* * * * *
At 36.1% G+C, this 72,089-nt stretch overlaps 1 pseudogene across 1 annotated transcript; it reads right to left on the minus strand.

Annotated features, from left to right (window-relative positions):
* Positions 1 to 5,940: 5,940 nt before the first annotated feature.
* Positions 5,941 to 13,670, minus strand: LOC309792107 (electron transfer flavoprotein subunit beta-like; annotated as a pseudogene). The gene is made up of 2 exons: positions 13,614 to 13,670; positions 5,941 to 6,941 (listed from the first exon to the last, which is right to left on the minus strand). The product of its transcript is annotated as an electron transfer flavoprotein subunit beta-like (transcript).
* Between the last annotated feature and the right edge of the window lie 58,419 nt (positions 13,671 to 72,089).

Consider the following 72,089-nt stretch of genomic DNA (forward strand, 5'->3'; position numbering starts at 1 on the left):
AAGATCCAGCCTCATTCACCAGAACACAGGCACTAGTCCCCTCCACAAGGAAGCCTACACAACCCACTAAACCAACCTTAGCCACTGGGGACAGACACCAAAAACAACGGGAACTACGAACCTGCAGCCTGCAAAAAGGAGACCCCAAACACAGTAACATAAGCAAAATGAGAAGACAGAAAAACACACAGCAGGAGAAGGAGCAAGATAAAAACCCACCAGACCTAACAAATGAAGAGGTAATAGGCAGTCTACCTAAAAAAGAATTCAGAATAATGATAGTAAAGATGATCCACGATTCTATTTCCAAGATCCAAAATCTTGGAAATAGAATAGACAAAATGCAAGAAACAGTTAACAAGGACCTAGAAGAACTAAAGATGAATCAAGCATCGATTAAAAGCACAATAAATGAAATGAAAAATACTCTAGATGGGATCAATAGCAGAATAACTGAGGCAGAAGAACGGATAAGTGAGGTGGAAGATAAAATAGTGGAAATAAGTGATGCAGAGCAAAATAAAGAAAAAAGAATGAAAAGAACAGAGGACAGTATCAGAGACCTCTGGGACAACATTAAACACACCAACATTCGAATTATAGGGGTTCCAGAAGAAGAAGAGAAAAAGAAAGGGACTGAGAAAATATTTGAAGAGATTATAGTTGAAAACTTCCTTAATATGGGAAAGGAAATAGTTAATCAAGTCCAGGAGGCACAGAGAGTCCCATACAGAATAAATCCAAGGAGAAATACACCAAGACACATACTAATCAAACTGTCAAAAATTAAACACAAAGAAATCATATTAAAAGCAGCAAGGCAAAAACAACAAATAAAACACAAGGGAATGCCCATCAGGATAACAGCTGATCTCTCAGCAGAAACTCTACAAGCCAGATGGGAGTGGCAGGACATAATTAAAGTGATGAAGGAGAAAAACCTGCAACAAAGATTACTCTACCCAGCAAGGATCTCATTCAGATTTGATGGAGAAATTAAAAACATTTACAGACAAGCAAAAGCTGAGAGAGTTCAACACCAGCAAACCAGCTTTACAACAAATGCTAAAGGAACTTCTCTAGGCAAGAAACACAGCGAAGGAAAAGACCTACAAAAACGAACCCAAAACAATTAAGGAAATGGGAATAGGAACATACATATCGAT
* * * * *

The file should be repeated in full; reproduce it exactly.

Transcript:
At 36.1% G+C, this 72,089-nt stretch overlaps 1 pseudogene across 1 annotated transcript; it reads right to left on the minus strand.

Annotated features, from left to right (window-relative positions):
* Positions 1 to 5,940: 5,940 nt before the first annotated feature.
* Positions 5,941 to 13,670, minus strand: LOC309792107 (electron transfer flavoprotein subunit beta-like; annotated as a pseudogene). The gene is made up of 2 exons: positions 13,614 to 13,670; positions 5,941 to 6,941 (listed from the first exon to the last, which is right to left on the minus strand). The product of its transcript is annotated as an electron transfer flavoprotein subunit beta-like (transcript).
* Between the last annotated feature and the right edge of the window lie 58,419 nt (positions 13,671 to 72,089).

Consider the following 72,089-nt stretch of genomic DNA (forward strand, 5'->3'; position numbering starts at 1 on the left):
AAGATCCAGCCTCATTCACCAGAACACAGGCACTAGTCCCCTCCACAAGGAAGCCTACACAACCCACTAAACCAACCTTAGCCACTGGGGACAGACACCAAAAACAACGGGAACTACGAACCTGCAGCCTGCAAAAAGGAGACCCCAAACACAGTAACATAAGCAAAATGAGAAGACAGAAAAACACACAGCAGGAGAAGGAGCAAGATAAAAACCCACCAGACCTAACAAATGAAGAGGTAATAGGCAGTCTACCTAAAAAAGAATTCAGAATAATGATAGTAAAGATGATCCACGATTCTATTTCCAAGATCCAAAATCTTGGAAATAGAATAGACAAAATGCAAGAAACAGTTAACAAGGACCTAGAAGAACTAAAGATGAATCAAGCATCGATTAAAAGCACAATAAATGAAATGAAAAATACTCTAGATGGGATCAATAGCAGAATAACTGAGGCAGAAGAACGGATAAGTGAGGTGGAAGATAAAATAGTGGAAATAAGTGATGCAGAGCAAAATAAAGAAAAAAGAATGAAAAGAACAGAGGACAGTATCAGAGACCTCTGGGACAACATTAAACACACCAACATTCGAATTATAGGGGTTCCAGAAGAAGAAGAGAAAAAGAAAGGGACTGAGAAAATATTTGAAGAGATTATAGTTGAAAACTTCCTTAATATGGGAAAGGAAATAGTTAATCAAGTCCAGGAGGCACAGAGAGTCCCATACAGAATAAATCCAAGGAGAAATACACCAAGACACATACTAATCAAACTGTCAAAAATTAAACACAAAGAAATCATATTAAAAGCAGCAAGGCAAAAACAACAAATAAAACACAAGGGAATGCCCATCAGGATAACAGCTGATCTCTCAGCAGAAACTCTACAAGCCAGATGGGAGTGGCAGGACATAATTAAAGTGATGAAGGAGAAAAACCTGCAACAAAGATTACTCTACCCAGCAAGGATCTCATTCAGATTTGATGGAGAAATTAAAAACATTTACAGACAAGCAAAAGCTGAGAGAGTTCAACACCAGCAAACCAGCTTTACAACAAATGCTAAAGGAACTTCTCTAGGCAAGAAACACAGCGAAGGAAAAGACCTACAAAAACGAACCCAAAACAATTAAGGAAATGGGAATAGGAACATACATATCGAT